The design of the holes plays a very vital role in reducing the air damping and mechanical thermal noise. The two plates have a small gap between them to allow the movements of diaphragm. A very fine thin film of plastic is placed between the two plates to provide electrical insulation. The diaphragm moves in the air gap between the plates with the slightest disturbance caused in the surrounding air pressure by the sound signal.

Diaphragm & Spacer

 Hollow Ring of Diaphragm


Fig. 6: Hollow Ring of Diaphragm

The solid hollow ring of the diaphragm is used to connect the diaphragm with the outer metal covering.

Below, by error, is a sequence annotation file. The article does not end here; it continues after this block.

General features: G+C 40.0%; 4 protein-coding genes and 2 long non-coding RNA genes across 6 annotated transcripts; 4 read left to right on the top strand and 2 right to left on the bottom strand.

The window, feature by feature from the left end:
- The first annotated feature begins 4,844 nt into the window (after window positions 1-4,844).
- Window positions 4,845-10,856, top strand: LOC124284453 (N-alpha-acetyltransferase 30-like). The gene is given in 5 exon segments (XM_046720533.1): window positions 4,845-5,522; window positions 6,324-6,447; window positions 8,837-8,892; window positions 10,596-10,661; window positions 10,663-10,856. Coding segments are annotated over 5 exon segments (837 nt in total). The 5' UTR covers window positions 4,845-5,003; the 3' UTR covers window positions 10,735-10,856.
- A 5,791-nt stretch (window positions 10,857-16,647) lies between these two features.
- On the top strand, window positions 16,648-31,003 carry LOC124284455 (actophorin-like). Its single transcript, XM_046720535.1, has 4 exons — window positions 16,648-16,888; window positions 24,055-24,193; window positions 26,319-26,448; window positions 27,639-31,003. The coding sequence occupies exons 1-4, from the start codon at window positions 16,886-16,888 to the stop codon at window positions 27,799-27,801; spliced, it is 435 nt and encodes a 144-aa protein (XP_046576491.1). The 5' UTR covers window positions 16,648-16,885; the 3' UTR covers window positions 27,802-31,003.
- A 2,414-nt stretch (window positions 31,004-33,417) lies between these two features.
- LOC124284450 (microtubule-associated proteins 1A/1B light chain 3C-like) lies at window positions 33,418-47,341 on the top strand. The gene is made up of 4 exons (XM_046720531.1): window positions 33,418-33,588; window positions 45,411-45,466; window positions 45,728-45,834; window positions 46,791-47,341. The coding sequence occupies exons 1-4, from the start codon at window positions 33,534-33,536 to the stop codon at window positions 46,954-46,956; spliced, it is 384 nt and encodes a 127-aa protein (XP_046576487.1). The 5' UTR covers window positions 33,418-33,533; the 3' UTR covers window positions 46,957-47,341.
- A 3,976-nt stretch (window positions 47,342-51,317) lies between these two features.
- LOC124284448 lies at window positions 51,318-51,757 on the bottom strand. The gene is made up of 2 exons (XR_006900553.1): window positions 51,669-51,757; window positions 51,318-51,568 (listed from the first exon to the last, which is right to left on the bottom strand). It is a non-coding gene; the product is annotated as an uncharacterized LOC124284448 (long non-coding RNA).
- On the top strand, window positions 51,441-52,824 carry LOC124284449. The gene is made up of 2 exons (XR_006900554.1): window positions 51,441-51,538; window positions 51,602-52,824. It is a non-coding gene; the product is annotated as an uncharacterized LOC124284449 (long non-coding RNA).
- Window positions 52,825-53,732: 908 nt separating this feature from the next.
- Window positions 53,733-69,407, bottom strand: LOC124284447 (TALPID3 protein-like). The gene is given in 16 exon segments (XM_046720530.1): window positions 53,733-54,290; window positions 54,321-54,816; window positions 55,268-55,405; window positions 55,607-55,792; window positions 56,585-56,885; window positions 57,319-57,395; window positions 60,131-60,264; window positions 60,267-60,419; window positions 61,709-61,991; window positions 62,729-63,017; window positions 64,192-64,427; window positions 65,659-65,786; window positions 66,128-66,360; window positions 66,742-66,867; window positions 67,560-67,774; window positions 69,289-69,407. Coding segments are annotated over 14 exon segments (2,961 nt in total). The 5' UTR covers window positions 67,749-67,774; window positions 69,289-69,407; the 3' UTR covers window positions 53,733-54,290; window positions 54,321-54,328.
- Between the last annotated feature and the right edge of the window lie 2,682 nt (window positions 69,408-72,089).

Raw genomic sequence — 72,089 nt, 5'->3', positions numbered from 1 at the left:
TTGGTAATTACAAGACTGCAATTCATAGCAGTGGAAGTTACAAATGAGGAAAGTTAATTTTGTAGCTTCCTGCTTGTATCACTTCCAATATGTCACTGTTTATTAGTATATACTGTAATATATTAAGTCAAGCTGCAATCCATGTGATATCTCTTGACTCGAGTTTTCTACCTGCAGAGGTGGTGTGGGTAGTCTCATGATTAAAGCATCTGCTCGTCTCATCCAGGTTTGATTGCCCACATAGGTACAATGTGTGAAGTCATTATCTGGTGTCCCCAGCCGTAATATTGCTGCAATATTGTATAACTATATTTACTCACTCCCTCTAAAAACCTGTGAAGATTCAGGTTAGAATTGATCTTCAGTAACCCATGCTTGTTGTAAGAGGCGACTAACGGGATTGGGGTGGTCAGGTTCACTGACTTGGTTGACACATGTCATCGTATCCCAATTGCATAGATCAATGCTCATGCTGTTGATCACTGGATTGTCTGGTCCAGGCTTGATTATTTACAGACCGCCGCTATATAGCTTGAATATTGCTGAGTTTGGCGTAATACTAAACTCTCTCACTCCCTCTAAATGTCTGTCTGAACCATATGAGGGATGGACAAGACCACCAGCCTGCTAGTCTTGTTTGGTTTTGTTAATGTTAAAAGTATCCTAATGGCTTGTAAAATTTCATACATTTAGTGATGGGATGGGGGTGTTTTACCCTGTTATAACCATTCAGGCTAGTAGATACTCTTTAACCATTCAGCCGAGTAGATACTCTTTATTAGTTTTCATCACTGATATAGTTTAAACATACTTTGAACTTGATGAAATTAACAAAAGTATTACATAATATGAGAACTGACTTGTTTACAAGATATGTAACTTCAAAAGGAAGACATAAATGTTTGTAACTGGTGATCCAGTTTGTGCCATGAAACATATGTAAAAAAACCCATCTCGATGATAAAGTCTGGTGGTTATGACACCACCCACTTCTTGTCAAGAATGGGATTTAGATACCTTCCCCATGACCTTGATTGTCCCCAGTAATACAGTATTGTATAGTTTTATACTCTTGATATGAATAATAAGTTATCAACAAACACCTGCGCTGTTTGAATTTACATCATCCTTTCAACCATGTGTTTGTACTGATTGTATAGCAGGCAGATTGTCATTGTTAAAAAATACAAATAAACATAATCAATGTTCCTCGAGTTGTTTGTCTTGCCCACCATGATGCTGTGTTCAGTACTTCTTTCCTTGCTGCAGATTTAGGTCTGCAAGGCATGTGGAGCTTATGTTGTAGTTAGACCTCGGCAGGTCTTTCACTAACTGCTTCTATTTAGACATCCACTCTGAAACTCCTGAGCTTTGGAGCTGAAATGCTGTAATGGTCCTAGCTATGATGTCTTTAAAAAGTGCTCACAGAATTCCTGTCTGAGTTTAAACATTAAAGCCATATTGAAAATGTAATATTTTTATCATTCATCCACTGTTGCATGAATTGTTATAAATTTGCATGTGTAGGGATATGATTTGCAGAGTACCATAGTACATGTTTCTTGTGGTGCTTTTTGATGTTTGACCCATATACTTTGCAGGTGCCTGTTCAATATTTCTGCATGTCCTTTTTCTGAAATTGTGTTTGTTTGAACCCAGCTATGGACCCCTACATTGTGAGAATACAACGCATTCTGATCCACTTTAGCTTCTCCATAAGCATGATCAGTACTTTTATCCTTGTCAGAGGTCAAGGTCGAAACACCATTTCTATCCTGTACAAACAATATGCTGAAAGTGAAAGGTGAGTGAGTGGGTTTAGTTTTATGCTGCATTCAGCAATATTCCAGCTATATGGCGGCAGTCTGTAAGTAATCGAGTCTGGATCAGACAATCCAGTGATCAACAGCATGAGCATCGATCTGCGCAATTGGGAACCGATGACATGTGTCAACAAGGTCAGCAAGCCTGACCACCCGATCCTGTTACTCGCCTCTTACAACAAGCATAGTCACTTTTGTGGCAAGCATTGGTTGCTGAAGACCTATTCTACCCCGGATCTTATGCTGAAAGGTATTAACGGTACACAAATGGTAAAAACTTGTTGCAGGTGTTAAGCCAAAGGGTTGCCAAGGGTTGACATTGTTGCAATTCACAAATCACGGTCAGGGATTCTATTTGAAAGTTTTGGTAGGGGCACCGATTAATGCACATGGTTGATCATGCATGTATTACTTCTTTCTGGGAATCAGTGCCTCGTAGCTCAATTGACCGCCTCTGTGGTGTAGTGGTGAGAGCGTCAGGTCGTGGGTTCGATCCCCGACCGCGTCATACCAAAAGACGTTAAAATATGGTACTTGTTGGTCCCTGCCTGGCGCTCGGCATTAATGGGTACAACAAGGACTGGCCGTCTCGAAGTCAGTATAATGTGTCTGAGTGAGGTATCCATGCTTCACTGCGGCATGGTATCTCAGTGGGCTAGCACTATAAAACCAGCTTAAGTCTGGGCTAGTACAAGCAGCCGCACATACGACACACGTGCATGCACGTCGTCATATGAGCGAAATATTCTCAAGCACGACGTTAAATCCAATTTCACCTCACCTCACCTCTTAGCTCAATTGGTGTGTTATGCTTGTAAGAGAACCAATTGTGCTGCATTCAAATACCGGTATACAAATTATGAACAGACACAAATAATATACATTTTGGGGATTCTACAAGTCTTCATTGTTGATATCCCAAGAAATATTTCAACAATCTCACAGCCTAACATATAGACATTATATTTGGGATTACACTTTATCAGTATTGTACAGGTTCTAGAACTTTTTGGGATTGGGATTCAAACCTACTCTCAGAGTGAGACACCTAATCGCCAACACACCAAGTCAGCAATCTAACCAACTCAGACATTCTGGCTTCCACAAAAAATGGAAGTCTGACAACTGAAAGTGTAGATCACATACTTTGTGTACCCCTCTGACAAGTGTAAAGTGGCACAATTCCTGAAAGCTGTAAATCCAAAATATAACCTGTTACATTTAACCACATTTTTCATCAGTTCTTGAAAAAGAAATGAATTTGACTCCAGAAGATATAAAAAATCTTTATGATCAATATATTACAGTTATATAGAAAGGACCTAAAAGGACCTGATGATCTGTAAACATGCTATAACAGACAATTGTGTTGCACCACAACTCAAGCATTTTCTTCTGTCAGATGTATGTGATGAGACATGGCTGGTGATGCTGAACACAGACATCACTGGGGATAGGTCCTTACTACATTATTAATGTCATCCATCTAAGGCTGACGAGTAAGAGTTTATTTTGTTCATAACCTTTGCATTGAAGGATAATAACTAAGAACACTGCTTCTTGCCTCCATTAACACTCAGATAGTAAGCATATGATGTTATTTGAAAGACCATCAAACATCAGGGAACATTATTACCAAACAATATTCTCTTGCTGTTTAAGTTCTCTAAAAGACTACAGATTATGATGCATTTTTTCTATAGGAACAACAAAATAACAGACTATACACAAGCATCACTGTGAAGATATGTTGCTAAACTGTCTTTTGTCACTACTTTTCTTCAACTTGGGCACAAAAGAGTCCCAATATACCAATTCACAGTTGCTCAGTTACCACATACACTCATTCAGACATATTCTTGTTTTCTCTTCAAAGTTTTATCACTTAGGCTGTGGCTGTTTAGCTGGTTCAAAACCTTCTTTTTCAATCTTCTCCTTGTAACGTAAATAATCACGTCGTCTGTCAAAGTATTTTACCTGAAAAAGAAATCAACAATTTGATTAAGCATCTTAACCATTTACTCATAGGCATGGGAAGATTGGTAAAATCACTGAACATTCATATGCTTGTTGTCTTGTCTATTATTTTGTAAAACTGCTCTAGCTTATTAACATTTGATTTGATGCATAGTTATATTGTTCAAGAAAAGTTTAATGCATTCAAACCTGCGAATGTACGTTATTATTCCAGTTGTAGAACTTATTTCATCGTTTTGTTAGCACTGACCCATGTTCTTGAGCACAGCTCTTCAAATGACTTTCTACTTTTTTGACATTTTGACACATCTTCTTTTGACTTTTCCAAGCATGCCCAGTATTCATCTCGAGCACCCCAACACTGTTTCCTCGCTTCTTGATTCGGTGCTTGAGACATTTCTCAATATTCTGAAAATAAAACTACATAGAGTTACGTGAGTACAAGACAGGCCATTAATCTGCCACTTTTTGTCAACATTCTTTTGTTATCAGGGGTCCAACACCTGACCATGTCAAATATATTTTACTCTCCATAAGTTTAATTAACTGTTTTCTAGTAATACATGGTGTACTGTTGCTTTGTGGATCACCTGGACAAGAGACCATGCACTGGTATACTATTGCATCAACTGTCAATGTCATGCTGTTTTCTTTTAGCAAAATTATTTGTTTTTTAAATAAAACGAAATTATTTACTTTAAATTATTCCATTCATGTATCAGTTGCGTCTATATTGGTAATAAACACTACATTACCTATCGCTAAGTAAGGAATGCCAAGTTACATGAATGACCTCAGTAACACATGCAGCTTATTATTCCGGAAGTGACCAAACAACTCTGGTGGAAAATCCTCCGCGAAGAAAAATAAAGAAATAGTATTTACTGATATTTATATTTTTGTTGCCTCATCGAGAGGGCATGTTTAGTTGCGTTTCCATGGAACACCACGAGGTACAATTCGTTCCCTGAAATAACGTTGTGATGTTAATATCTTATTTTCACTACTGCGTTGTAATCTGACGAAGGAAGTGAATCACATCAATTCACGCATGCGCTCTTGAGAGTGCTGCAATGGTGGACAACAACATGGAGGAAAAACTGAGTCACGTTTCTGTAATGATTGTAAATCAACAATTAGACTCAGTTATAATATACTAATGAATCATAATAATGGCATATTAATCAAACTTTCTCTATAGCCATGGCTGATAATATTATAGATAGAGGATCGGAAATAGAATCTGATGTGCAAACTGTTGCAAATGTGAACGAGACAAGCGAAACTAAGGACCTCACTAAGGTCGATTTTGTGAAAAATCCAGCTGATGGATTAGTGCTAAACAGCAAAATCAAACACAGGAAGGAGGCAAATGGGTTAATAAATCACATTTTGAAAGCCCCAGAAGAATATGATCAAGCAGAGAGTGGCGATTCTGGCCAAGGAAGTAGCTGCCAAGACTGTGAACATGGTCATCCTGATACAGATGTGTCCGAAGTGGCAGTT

Plastic Spacer Placed Between two Plates
Fig. 7: Plastic Spacer Placed Between two Plates
A very thin plastic spacer is placed between both the plates to insulate them as well as provide the gap to move the diaphragm

Electrical Connection &JFET

Metallic Covering of Diaphragm
Fig. 8: Metallic Covering of Diaphragm
The diaphragm is electrically connected to one of the legs of the microphone via the outermost metallic covering.
Junction Field Effect Transistor
Fig. 9: Junction Field Effect Transistor
A JFET (Junction Field Effect Transitor) transistor is used to amplify the electrical current generated. The back plate, fixed in the capsule, is connected with the gate of the transistor, source is connected with the ground of the external circuit and electrical signal appears on the drain.